When in Moscow, even if you are with a tour with a private bus, you should still take the subway to see one of the most beautiful subway stations in the world. There are about 20 must-see stations. Another activity to try a river cruise through the centre of Moscow which will take you to see another side of Moscow, as well as the Peter the Great Statue and Stalin’s Wedding Cake, a grand building that is the ultimate symbol of Soviet power and crowning glory of Moscow. 

Another activity that visitors can’t miss is shopping. In Moscow, there’s GUM shopping mall, and there are small shops selling Russian souvenirs such as Matryoshka dolls and replicas of items from the Soviet Union era.   


Saint Petersburg was the capital of Russia in the 18th century up until 1918, when the country was at its most glorious under the Romanov dynasty’s rule and was powerful in Europe. Therefore, Saint Petersburg is home to many gorgeous palaces, exquisite arts, and golden exteriors.  

When in Saint Petersburg, you must see the Winter Palace, which is home to the Hermitage Museum, the second-largest art museum in the world, with masterpieces as exquisite as the Louvre Museum (there are some Davinci pieces here too). Art lovers can spend hours (or days) exploring the Hermitage Museum. Don’t forget to check out the Russian Imperial regalia, such as crowns, jewels and Fabergé eggs. 

In Saint Petersburg, there are religious sites worth visiting, such as the Church of the Savior on Spilled Blood built by Tsar Alexander III in memory of his father, Tsar Alexander II who was assassinated in March 1881 at this spot. The interior and exterior of the church are beautifully decorated in authentic Russian style.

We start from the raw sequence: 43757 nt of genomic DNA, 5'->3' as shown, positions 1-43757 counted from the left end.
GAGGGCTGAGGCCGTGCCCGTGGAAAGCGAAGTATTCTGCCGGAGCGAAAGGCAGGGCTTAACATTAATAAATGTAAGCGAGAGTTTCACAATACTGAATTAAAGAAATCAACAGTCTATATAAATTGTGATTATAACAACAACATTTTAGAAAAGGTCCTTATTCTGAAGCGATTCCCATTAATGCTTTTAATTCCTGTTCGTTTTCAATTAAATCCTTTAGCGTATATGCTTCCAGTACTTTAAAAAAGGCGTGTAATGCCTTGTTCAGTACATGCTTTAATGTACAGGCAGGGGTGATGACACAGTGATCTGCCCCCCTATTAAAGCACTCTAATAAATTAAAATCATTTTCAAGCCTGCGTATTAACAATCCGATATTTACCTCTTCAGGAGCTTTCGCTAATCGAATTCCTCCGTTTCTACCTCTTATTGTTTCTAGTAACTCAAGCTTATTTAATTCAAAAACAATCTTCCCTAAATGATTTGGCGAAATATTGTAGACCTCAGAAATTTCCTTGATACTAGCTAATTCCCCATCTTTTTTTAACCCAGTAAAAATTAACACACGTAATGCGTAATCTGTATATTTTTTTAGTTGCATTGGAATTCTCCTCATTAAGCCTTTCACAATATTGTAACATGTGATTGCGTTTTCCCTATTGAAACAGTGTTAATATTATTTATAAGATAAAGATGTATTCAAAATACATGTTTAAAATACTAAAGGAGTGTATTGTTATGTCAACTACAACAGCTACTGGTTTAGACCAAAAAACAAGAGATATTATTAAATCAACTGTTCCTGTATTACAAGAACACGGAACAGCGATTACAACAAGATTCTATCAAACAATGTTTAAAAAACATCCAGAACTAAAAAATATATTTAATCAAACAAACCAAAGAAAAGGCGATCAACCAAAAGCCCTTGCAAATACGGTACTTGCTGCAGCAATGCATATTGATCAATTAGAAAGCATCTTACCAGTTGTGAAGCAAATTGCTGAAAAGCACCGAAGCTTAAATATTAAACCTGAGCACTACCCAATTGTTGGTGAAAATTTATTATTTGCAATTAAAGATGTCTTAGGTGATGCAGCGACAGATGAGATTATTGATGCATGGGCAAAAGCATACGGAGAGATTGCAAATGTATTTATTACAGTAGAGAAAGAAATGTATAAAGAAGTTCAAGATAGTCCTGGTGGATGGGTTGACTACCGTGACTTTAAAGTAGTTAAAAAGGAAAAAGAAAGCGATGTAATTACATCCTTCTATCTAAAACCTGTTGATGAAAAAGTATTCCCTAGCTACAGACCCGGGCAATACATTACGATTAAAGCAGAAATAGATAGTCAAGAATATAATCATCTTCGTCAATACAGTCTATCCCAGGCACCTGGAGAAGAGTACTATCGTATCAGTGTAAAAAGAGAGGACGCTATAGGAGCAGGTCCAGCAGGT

Another spot to visit is St. Isaac’s Cathedral, a granite church in the style of the Renaissance with a dome covered with gilded copper. In the centre of St. Isaac’s Square is a statue of Tsar Nicholas I on a horse.

Next is a very significant place in Russia’s history — Peter and Paul Cathedral. The tombs at the Peter and Paul Fortress were where members of the Romanov dynasty, from Peter the Great and Catherine the Great to Nicholas II and his family, who were finally laid to rest in 1998 after their death in 1918.

A trip to Saint Petersburg won’t be complete without a visit to Peterhof Palace, Peter the Great’s summer palace. It is nicknamed the Versailles of Russia, with its signature fountains and gold statues which welcome visitors in summer. Although it’s smaller than the Versailles, it is just as exquisite, with gold decorations, gold furniture, and crystal chandeliers that make it sparkle.  

Another palace to visit is the summer palace of Catherine the Great. The Catherine Palace is 30 km south of Saint Petersburg, and at first sight, you can see it’s a woman’s place, with a beautiful blue and white design and delicate exteriors. Inside, it is just as beautiful, with gilded parts everywhere, and the famous Amber Room, a chamber decorated with amber panels. Although most of the palace was destroyed during World War II, it has been restored and renovated and now looks just as breathtaking as before.

There are actually many places to visit in Saint Petersburg, just like in Moscow, and other cities in Russia. But the good news is you don’t need a visa to go to Russia, so don’t worry if you can’t cover all the places in your first trip — you can always go back for more!


• THAI Airways flies direct between Bangkok and Moscow.
• Thai passport holders can enter Russia without a visa for up to 30 days. (The passport must be valid for at least 6 months following departure date.)
• Russia’s currency is the ruble, and one ruble is about 0.45 baht.